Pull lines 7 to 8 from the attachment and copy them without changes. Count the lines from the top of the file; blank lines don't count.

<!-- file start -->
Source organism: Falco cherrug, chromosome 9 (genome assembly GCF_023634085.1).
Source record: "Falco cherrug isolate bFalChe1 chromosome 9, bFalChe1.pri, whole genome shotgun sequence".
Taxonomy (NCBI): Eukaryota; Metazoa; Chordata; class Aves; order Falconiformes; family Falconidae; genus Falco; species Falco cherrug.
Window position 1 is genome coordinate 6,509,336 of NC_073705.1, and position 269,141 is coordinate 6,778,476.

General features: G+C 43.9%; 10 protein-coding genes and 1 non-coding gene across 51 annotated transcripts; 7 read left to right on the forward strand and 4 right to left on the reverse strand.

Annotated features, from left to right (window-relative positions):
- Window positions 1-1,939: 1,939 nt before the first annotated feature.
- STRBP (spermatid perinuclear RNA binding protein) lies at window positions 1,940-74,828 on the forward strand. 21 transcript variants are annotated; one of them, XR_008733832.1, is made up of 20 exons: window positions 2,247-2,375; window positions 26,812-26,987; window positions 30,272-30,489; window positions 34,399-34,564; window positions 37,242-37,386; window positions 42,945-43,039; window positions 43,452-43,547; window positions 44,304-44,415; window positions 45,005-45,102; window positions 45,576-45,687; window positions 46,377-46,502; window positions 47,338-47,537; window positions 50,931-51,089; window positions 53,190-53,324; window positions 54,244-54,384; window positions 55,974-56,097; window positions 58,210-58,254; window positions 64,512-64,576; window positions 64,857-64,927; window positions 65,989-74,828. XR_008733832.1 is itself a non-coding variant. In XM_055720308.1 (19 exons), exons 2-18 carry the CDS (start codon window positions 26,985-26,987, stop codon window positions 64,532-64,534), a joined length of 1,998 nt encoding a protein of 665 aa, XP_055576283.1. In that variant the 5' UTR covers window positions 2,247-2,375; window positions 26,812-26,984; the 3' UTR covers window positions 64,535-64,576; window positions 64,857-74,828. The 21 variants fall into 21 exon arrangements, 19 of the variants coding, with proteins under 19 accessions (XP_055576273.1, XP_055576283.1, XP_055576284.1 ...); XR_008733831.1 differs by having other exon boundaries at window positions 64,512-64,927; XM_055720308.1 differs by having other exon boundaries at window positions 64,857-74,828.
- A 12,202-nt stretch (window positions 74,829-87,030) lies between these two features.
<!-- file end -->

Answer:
- Window positions 1-1,939: 1,939 nt before the first annotated feature.
- STRBP (spermatid perinuclear RNA binding protein) lies at window positions 1,940-74,828 on the forward strand. 21 transcript variants are annotated; one of them, XR_008733832.1, is made up of 20 exons: window positions 2,247-2,375; window positions 26,812-26,987; window positions 30,272-30,489; window positions 34,399-34,564; window positions 37,242-37,386; window positions 42,945-43,039; window positions 43,452-43,547; window positions 44,304-44,415; window positions 45,005-45,102; window positions 45,576-45,687; window positions 46,377-46,502; window positions 47,338-47,537; window positions 50,931-51,089; window positions 53,190-53,324; window positions 54,244-54,384; window positions 55,974-56,097; window positions 58,210-58,254; window positions 64,512-64,576; window positions 64,857-64,927; window positions 65,989-74,828. XR_008733832.1 is itself a non-coding variant. In XM_055720308.1 (19 exons), exons 2-18 carry the CDS (start codon window positions 26,985-26,987, stop codon window positions 64,532-64,534), a joined length of 1,998 nt encoding a protein of 665 aa, XP_055576283.1. In that variant the 5' UTR covers window positions 2,247-2,375; window positions 26,812-26,984; the 3' UTR covers window positions 64,535-64,576; window positions 64,857-74,828. The 21 variants fall into 21 exon arrangements, 19 of the variants coding, with proteins under 19 accessions (XP_055576273.1, XP_055576283.1, XP_055576284.1 ...); XR_008733831.1 differs by having other exon boundaries at window positions 64,512-64,927; XM_055720308.1 differs by having other exon boundaries at window positions 64,857-74,828.